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A triple A or AAA battery is a standard size of dry cell battery commonly used in portable electronic devices. A carbon-zinc battery in this size is designated by IEC as "R03", by ANSI C18.1 as "24", by old JIS standard as "UM 4", and by other manufacturer and national standard designations that vary depending on the cell chemistry.
A triple-A battery is a single cell and measures 44.5 mm in length and 10.5 mm in diameter. Alkaline AAA batteries weigh around 11.5 grams each, while lithium AAAs weigh about 7.6 g. Rechargeable nickel–metal hydride (NiMH) AAAs typically weigh 14–15 g.
AAA batteries are commonly used in small electronic devices, such as TV remote controls, MP3 players and digital cameras. Devices that require the same voltage, but have a higher current draw, are often designed to use larger batteries such as the AA battery type. AA batteries have about three times the capacity of AAA batteries. With the increasing efficiency and miniaturisation of modern electronics, many devices which previously were designed for AA batteries (remote controls, computer mice, and keyboards) are being replaced by models that accept AAA cells.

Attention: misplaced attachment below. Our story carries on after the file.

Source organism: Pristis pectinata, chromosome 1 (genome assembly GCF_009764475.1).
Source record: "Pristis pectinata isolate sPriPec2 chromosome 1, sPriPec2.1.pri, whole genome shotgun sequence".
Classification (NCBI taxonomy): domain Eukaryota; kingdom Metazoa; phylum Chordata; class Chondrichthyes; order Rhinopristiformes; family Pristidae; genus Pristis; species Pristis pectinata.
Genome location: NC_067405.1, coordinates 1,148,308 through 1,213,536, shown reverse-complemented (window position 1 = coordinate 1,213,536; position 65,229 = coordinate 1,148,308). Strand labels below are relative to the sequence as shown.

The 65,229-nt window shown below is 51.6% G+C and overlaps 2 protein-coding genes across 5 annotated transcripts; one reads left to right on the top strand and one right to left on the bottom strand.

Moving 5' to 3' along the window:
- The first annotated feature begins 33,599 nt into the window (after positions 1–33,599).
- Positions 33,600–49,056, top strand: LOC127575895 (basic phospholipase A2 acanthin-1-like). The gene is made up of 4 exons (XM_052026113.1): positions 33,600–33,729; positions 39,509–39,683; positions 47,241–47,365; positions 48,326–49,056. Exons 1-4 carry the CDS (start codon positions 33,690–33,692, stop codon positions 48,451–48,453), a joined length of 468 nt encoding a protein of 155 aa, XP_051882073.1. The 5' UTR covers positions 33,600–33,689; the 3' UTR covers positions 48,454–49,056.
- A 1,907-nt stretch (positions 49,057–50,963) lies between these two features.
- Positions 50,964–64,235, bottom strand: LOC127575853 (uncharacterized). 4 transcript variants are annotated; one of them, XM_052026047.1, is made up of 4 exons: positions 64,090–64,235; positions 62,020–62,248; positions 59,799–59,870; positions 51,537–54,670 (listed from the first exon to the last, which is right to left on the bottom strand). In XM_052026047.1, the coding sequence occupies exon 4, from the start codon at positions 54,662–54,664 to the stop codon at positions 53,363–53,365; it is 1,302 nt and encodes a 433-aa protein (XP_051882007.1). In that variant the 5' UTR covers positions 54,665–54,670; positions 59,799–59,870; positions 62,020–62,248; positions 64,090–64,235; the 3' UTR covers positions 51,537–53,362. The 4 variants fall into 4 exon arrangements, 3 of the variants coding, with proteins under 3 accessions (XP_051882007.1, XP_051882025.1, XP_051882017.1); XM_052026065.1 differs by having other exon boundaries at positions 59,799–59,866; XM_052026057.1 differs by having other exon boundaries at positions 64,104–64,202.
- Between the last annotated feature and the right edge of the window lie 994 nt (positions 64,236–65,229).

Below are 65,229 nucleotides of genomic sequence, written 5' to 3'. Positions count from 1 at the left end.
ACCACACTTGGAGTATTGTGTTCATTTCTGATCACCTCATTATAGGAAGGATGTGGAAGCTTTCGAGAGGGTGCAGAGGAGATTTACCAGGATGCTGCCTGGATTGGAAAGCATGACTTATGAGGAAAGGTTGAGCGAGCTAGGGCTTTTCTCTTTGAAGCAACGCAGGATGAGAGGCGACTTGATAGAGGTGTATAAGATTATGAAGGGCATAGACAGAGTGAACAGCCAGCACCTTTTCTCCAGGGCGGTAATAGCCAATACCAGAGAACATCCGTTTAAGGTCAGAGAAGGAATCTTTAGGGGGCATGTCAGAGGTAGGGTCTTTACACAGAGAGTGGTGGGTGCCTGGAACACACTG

As of 2007, AAA batteries accounted for 24% of alkaline primary battery sales in the US. In Japan as of 2011, 28% of alkaline primary batteries sold were AAA. In Switzerland as of 2008, AAA batteries totalled 30% of primary battery sales and 32% of secondary battery sales.
|Typical capacity||540 mAh||250 – 1200 mAh ||1200 mAh||300 – 500 mAh||600 – 1250 mAh|
|Nominal voltage||1.50 V||1.50 V||1.50 V||1.25 V||1.25 V|
Alkaline AAA cell capacities are dependant mainly on the discharge current and brand/model of battery, lower capacity meaning higher discharge current, however manufacturer stated capacity for a single-use alkaline AAA is typically 1000–1200 mAh.